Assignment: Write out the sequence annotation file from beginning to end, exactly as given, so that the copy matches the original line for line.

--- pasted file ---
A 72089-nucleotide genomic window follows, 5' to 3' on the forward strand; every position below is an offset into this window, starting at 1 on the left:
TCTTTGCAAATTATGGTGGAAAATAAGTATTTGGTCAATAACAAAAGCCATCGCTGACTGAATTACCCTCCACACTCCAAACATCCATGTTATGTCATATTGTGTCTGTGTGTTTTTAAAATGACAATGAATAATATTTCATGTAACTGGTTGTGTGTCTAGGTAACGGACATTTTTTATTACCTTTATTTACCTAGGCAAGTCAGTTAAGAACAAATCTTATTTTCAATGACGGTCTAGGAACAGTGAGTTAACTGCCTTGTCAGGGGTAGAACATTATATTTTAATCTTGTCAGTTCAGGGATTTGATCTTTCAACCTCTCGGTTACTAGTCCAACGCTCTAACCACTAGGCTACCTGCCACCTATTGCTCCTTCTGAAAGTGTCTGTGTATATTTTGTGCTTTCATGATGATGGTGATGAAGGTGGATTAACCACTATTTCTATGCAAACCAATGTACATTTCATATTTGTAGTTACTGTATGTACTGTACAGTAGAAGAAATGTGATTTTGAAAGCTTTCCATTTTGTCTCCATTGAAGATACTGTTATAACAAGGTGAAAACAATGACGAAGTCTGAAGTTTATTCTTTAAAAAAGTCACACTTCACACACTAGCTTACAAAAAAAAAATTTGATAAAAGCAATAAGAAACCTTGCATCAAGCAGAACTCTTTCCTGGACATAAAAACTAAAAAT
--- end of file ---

A 72089-nucleotide genomic window follows, 5' to 3' on the forward strand; every position below is an offset into this window, starting at 1 on the left:
TCTTTGCAAATTATGGTGGAAAATAAGTATTTGGTCAATAACAAAAGCCATCGCTGACTGAATTACCCTCCACACTCCAAACATCCATGTTATGTCATATTGTGTCTGTGTGTTTTTAAAATGACAATGAATAATATTTCATGTAACTGGTTGTGTGTCTAGGTAACGGACATTTTTTATTACCTTTATTTACCTAGGCAAGTCAGTTAAGAACAAATCTTATTTTCAATGACGGTCTAGGAACAGTGAGTTAACTGCCTTGTCAGGGGTAGAACATTATATTTTAATCTTGTCAGTTCAGGGATTTGATCTTTCAACCTCTCGGTTACTAGTCCAACGCTCTAACCACTAGGCTACCTGCCACCTATTGCTCCTTCTGAAAGTGTCTGTGTATATTTTGTGCTTTCATGATGATGGTGATGAAGGTGGATTAACCACTATTTCTATGCAAACCAATGTACATTTCATATTTGTAGTTACTGTATGTACTGTACAGTAGAAGAAATGTGATTTTGAAAGCTTTCCATTTTGTCTCCATTGAAGATACTGTTATAACAAGGTGAAAACAATGACGAAGTCTGAAGTTTATTCTTTAAAAAAGTCACACTTCACACACTAGCTTACAAAAAAAAAATTTGATAAAAGCAATAAGAAACCTTGCATCAAGCAGAACTCTTTCCTGGACATAAAAACTAAAAAT